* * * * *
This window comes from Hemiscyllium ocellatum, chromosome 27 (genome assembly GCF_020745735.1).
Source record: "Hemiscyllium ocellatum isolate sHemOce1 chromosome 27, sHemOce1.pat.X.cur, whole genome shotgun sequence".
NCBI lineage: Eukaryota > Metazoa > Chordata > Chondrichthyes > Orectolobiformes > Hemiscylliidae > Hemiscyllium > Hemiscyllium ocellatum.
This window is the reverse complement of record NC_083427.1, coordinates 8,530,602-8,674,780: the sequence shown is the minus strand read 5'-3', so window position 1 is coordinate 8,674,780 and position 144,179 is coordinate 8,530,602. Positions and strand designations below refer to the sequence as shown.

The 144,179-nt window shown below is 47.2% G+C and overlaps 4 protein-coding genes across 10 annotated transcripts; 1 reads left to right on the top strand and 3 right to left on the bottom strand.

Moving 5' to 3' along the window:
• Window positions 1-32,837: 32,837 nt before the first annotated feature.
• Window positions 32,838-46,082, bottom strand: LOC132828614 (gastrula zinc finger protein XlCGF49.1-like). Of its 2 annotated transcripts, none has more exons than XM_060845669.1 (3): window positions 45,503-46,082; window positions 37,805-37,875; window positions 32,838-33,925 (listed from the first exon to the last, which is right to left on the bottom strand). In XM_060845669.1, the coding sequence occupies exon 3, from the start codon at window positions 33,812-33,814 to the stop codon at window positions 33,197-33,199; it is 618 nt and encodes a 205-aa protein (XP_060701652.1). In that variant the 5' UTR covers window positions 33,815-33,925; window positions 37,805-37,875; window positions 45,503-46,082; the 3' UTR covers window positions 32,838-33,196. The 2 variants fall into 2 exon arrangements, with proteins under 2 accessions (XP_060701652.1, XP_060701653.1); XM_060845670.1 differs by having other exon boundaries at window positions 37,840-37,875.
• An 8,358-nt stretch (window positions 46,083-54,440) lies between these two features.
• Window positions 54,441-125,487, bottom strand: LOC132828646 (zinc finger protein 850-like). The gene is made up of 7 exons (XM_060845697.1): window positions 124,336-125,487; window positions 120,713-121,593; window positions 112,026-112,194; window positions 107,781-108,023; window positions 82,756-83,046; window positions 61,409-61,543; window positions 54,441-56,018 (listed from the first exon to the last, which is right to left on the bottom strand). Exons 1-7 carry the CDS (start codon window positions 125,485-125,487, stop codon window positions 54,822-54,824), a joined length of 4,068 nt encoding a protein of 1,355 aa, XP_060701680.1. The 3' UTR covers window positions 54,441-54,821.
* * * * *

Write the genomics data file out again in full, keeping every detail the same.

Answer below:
This window comes from Hemiscyllium ocellatum, chromosome 27 (genome assembly GCF_020745735.1).
Source record: "Hemiscyllium ocellatum isolate sHemOce1 chromosome 27, sHemOce1.pat.X.cur, whole genome shotgun sequence".
NCBI lineage: Eukaryota > Metazoa > Chordata > Chondrichthyes > Orectolobiformes > Hemiscylliidae > Hemiscyllium > Hemiscyllium ocellatum.
This window is the reverse complement of record NC_083427.1, coordinates 8,530,602-8,674,780: the sequence shown is the minus strand read 5'-3', so window position 1 is coordinate 8,674,780 and position 144,179 is coordinate 8,530,602. Positions and strand designations below refer to the sequence as shown.

The 144,179-nt window shown below is 47.2% G+C and overlaps 4 protein-coding genes across 10 annotated transcripts; 1 reads left to right on the top strand and 3 right to left on the bottom strand.

Moving 5' to 3' along the window:
• Window positions 1-32,837: 32,837 nt before the first annotated feature.
• Window positions 32,838-46,082, bottom strand: LOC132828614 (gastrula zinc finger protein XlCGF49.1-like). Of its 2 annotated transcripts, none has more exons than XM_060845669.1 (3): window positions 45,503-46,082; window positions 37,805-37,875; window positions 32,838-33,925 (listed from the first exon to the last, which is right to left on the bottom strand). In XM_060845669.1, the coding sequence occupies exon 3, from the start codon at window positions 33,812-33,814 to the stop codon at window positions 33,197-33,199; it is 618 nt and encodes a 205-aa protein (XP_060701652.1). In that variant the 5' UTR covers window positions 33,815-33,925; window positions 37,805-37,875; window positions 45,503-46,082; the 3' UTR covers window positions 32,838-33,196. The 2 variants fall into 2 exon arrangements, with proteins under 2 accessions (XP_060701652.1, XP_060701653.1); XM_060845670.1 differs by having other exon boundaries at window positions 37,840-37,875.
• An 8,358-nt stretch (window positions 46,083-54,440) lies between these two features.
• Window positions 54,441-125,487, bottom strand: LOC132828646 (zinc finger protein 850-like). The gene is made up of 7 exons (XM_060845697.1): window positions 124,336-125,487; window positions 120,713-121,593; window positions 112,026-112,194; window positions 107,781-108,023; window positions 82,756-83,046; window positions 61,409-61,543; window positions 54,441-56,018 (listed from the first exon to the last, which is right to left on the bottom strand). Exons 1-7 carry the CDS (start codon window positions 125,485-125,487, stop codon window positions 54,822-54,824), a joined length of 4,068 nt encoding a protein of 1,355 aa, XP_060701680.1. The 3' UTR covers window positions 54,441-54,821.